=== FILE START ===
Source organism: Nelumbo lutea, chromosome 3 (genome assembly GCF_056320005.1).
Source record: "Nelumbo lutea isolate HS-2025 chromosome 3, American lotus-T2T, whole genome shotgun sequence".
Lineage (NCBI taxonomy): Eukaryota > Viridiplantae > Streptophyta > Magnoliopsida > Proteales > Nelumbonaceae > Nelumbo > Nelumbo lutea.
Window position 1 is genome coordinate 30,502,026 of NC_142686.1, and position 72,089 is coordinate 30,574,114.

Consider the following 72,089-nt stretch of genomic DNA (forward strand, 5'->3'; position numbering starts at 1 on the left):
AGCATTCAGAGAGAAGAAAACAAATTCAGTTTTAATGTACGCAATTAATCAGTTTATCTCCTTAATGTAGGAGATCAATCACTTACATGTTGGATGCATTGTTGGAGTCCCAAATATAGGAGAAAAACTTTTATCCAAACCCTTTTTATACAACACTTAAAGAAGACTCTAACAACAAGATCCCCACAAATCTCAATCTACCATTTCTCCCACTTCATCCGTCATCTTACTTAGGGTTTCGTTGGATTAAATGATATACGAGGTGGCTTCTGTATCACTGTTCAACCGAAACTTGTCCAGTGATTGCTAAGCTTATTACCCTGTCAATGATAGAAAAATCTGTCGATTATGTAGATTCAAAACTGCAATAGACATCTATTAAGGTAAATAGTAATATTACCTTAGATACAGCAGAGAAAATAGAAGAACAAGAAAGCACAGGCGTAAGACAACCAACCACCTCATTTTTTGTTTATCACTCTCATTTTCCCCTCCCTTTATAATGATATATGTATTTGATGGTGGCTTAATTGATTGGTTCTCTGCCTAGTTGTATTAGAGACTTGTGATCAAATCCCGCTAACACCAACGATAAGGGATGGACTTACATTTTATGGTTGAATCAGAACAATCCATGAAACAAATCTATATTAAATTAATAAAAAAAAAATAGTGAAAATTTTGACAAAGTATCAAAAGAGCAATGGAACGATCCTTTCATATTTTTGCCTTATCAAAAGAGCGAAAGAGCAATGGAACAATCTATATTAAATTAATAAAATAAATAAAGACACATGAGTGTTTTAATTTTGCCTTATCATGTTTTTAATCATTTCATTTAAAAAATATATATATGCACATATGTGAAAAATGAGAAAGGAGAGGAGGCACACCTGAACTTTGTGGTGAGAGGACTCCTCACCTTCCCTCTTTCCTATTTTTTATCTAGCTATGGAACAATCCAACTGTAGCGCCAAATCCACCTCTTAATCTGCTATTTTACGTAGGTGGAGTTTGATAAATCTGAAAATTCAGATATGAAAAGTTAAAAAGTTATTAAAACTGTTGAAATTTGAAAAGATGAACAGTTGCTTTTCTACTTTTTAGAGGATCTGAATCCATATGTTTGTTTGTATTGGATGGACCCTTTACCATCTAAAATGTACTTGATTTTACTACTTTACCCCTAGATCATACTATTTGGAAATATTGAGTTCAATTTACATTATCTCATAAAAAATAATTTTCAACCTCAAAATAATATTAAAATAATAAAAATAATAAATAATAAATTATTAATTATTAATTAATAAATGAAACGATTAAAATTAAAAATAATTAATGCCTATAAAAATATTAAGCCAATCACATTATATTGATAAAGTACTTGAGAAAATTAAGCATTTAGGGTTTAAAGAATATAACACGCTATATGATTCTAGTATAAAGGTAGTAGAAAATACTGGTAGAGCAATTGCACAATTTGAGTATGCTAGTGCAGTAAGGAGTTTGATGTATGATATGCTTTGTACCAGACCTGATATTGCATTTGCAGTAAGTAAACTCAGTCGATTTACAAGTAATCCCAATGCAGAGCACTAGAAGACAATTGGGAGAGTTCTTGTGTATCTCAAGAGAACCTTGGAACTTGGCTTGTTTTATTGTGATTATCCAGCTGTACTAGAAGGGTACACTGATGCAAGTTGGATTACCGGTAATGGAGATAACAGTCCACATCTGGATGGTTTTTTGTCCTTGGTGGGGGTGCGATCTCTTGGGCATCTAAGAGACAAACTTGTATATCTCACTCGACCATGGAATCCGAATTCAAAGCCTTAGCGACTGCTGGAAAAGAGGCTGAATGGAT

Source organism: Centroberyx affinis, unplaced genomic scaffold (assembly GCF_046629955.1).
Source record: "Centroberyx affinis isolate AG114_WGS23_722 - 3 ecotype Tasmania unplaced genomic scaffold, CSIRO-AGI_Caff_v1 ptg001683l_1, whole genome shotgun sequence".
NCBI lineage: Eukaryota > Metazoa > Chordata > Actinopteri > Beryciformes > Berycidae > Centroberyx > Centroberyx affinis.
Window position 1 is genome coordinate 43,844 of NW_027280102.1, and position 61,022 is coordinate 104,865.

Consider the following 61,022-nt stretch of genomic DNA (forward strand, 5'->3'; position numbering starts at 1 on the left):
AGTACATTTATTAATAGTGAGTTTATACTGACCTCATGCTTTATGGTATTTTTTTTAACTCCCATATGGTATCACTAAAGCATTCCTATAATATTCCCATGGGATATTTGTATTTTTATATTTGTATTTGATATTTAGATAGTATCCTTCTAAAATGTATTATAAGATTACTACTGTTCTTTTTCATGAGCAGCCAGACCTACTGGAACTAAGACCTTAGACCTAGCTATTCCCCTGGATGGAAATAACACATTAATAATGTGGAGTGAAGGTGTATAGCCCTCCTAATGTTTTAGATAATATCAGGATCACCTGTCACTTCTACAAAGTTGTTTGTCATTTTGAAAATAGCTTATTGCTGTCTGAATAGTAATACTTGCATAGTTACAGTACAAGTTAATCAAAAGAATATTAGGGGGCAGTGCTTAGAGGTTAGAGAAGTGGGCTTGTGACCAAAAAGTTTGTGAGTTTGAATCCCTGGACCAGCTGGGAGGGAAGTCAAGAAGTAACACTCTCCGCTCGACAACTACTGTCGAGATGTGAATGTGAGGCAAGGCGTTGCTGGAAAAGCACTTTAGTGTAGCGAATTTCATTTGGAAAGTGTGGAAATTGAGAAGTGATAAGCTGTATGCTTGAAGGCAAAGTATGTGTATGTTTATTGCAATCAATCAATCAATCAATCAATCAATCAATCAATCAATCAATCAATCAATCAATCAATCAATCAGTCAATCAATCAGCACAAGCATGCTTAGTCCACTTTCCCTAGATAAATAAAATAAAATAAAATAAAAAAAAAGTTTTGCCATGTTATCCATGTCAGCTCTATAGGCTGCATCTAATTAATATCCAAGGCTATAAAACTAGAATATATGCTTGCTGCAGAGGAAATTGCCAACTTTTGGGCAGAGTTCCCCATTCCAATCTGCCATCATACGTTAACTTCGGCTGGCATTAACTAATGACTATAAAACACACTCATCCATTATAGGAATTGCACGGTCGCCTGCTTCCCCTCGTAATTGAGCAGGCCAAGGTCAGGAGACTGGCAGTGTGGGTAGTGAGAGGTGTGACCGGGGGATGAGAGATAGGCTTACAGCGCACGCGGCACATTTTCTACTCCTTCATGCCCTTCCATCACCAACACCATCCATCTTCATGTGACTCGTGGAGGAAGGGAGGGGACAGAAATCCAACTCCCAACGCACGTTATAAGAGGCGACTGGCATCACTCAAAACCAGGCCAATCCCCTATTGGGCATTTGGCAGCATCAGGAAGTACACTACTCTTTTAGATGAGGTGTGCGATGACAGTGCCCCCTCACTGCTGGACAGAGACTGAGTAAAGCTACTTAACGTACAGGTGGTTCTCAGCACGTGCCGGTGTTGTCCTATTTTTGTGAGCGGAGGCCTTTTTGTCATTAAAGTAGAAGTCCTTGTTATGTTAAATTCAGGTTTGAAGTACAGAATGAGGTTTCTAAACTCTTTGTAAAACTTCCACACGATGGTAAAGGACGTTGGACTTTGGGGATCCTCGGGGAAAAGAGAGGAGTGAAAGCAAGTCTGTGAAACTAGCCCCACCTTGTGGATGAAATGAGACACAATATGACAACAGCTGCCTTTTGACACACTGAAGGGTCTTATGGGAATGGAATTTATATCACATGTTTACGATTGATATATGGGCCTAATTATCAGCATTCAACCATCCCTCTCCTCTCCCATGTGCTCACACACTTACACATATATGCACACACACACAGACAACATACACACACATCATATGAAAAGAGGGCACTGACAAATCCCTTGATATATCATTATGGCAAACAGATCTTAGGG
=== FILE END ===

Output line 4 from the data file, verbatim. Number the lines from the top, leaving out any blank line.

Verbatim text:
Window position 1 is genome coordinate 30,502,026 of NC_142686.1, and position 72,089 is coordinate 30,574,114.